- Phoenix-area homebuilders adjust to market
- Gilbert new-home construction on rise, leading Val...
- Demolition site in Phoenix scheduled for trustee's...
- Scottsdale-based Meritage home sales, profits plun...
- Dissecting the rival debt plans' key differences
- Home-price index finally lines up with local reali...
- U.S. debt default would harm nation, individuals
- Fannie Mae Downgrades Housing Outlook. Again
- Can Brian Moynihan fix America's biggest bank? - T...
- Surprise! The big bad bailout is paying off
- Phoenix-area homebuilders adjust to market
- Savings Bonds' shift to digital-only marks end of ...
- Gilbert considers large apartment complex near San...
- A boom in corp. profits, a bust in jobs, wages
- Scams, manipulation, fraud targeting elderly on th...
- ASU launching 2 programs to offer help in resolvin...
- $86 million land purchase would expand Scottsdale ...
- Old Rawhide site in Scottsdale might become new ap...
- UPDATE: Freeport-McMoRan 2Q Net Income Doubles As ...
- Luxury-home broker Danley opens his own firm
- Storytellers: For 30 years, Walt Danley quietly cl...
- Realtors' confidence levels shoot up, survey repor...
- Chandler's office vacancy rate drops sharply
- Hispanic organization loan brings CityScape hotel
- FTC paying nearly $108M to Countrywide borrowers
- Bipartisan debt-reducing plan targets mortgage ded...
- Mortgage 'robo-signing' goes on
- 2 Phoenix medical-office buildings sell for $32.75...
- Analysis: Banks in Arizona need cash
- Lenders must give details on credit denials
- Home building jumps 14.6% in June
- Most of Tempe condo project is acquired
- Group proposes to build beach club in Entertainmen...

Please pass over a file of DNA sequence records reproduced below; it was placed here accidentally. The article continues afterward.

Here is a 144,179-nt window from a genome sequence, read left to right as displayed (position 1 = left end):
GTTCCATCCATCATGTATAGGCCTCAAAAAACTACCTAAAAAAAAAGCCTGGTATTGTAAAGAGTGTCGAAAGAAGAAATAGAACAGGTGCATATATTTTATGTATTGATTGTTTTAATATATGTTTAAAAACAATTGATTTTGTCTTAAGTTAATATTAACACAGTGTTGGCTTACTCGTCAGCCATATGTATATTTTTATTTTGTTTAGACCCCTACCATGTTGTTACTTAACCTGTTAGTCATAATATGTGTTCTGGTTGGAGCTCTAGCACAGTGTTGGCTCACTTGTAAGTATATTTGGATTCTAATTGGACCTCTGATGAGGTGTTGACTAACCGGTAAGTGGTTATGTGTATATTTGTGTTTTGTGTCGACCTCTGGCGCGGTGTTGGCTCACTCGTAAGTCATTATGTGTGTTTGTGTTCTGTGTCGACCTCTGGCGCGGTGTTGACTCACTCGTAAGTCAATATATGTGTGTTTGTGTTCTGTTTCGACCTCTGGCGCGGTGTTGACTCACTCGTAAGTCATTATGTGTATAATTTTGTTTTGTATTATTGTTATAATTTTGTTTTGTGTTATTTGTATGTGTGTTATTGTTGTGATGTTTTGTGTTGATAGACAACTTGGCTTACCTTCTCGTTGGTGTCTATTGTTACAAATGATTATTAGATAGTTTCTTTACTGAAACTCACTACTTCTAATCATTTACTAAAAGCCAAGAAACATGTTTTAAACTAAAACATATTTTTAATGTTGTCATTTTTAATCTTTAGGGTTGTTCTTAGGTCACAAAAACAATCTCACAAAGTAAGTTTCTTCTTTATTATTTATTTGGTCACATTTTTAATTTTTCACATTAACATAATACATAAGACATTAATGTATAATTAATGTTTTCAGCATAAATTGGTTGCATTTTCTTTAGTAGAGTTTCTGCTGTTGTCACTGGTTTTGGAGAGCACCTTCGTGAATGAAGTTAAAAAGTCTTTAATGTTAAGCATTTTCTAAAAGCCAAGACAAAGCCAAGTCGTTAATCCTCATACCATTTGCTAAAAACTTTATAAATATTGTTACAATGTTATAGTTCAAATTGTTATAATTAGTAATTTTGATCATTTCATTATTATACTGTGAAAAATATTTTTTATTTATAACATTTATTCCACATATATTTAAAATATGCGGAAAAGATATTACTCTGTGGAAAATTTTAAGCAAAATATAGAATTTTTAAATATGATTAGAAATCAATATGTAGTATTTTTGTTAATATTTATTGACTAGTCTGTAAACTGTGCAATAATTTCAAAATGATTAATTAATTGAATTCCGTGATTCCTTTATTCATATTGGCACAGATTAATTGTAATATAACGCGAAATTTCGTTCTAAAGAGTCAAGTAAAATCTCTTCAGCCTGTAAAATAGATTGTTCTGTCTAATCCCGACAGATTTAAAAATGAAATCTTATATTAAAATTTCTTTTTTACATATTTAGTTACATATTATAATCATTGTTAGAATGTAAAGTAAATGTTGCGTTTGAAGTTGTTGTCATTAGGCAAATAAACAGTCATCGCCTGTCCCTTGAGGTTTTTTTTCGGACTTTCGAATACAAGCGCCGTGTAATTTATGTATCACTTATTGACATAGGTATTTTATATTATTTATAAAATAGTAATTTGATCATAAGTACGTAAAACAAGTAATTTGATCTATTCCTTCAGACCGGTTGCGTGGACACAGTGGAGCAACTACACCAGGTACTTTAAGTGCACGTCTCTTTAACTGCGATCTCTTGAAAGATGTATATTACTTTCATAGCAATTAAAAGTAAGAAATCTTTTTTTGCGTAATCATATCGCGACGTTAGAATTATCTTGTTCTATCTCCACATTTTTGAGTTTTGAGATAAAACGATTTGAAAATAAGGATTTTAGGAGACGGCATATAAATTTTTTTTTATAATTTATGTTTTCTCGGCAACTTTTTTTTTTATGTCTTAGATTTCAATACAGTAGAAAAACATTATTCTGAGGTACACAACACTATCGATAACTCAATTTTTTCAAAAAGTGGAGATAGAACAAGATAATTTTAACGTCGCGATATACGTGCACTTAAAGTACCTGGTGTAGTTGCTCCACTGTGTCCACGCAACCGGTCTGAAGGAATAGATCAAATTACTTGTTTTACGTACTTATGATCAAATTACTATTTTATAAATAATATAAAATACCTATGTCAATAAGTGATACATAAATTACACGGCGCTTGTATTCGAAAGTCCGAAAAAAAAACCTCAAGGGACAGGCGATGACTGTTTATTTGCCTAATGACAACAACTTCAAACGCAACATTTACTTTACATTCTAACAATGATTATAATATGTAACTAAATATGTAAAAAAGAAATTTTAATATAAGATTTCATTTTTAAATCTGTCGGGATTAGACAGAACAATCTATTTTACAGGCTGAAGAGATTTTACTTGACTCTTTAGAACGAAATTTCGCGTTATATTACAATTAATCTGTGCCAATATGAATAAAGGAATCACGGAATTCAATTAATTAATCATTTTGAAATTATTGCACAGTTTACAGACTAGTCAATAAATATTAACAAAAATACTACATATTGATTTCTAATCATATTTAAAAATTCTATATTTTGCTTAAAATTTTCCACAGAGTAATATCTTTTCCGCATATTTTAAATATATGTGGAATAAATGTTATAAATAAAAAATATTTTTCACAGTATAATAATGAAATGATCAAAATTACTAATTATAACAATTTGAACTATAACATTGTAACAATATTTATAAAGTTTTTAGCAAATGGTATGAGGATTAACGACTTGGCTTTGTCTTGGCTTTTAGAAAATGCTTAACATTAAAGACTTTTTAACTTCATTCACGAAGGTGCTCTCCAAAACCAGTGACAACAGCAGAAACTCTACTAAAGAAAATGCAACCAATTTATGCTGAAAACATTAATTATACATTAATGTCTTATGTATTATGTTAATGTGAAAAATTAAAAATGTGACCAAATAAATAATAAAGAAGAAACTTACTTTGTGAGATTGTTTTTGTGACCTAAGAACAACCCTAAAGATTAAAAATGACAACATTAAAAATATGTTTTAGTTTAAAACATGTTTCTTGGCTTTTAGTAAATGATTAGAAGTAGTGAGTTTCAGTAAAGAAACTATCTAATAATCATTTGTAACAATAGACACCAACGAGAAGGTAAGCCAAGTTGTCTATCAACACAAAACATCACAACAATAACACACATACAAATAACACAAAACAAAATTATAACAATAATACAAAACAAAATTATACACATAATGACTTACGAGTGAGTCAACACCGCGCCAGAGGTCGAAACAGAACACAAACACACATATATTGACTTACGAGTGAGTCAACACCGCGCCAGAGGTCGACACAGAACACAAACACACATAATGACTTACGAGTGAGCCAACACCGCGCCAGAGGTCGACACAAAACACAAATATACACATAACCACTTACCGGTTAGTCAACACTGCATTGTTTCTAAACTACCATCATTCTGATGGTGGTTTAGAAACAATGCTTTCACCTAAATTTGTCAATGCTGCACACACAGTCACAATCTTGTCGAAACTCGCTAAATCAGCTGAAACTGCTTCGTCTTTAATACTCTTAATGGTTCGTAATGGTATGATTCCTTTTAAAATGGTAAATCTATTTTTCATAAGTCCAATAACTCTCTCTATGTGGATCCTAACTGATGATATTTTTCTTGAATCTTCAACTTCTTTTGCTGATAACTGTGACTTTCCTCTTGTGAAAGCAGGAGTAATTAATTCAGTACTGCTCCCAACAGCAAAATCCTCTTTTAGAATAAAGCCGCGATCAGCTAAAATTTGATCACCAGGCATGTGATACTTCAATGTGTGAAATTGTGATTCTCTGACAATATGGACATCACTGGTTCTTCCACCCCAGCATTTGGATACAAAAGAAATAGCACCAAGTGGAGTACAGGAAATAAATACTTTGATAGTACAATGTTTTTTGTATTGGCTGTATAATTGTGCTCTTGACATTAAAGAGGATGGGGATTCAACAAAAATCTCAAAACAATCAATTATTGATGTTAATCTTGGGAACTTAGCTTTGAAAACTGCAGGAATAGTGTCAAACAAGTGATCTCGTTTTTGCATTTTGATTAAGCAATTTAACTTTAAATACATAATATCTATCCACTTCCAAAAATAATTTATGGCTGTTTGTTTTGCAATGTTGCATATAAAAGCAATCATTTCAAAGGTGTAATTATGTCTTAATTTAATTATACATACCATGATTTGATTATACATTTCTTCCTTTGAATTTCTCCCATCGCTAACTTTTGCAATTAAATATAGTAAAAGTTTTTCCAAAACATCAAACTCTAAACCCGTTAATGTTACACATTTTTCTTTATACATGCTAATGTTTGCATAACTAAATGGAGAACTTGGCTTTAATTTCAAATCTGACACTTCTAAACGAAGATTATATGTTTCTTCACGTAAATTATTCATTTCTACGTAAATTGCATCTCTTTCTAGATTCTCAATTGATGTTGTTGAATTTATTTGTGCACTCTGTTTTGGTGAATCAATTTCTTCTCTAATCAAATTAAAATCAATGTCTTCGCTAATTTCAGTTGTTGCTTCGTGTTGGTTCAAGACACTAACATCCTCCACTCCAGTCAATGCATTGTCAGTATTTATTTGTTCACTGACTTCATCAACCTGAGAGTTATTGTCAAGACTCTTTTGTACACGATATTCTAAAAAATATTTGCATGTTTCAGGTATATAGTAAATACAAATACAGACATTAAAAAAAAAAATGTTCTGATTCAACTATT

- Expert: Commercial loan modifications possible
- US builders' outlook rises after 2011 low
- 7 tips for rebalancing your fund portfolio
- Citigroup Q2 Profit Rises 24%, Tops View - Update
- Down on the farm, investors see big potential
- Apartment community is sold to fund for $40 millio...
- Prescott bank to open as a Foothills branch
- JPMorgan investment banking gains
- Foreclosure delays could hold off housing rebound
- Phoenix-area leasing of offices up in 1st half of ...
- Developer ready to channel energy into completing ...
- 26 acres in south Chandler sells for $2 million
- azcentral.com blogs - Scottsdale Republic Editoria...
- Settlements, lower trading to hurt 2Q bank earning...
- Feds ease foreclosure rules for unemployed FHA bor...
- Part of Scottsdale Promenade purchased
- Phoenix-area foreclosures are down again
- Bankruptcy filings in Phoenix area fall again
- Tenants, Glendale officials retain high hopes for ...
- 'Strategic defaulters' tend to be affluent, savvy ...
- Weidner fattens property portfolio
- Jobless homeowners to get more leniency
- Dimon-Bernanke Skirmish Shows Bankers Losing - Bus...
- JPMorgan pays $211M to settle bid-rigging charges
- Phoenix area housing market gaining ground, new da...
- New IMF chief vows to empower developing nations
- New regulation governs short sales
- Q&A on eligibility for homeowner aid
- Downtown Phoenix parcel set for housing
- Construction spending falls, manufacturing recover...
- Musical nameplates
- Office leasing may soon revive
- ASU realty professor Jay Butler retires
- Viad buys resort for $16 million
- Treasury secretary may exit after debt talks
- Scottsdale council increases maximum building heig...
- Fed limits debit fees retailers pay
- Bank of America pays $8.5 billion investor settlem...
- Phoenix shopping center sold for $30 million
- Scottsdale office buildings sold for $60 million
- Despite bad economy, homebuilder has Valley's top-...
- Fulton Homes to exit Chapter 11
- Former home of McCains up for foreclosure auction
- French finance minister appointed to lead IMF
- ▼ July (80)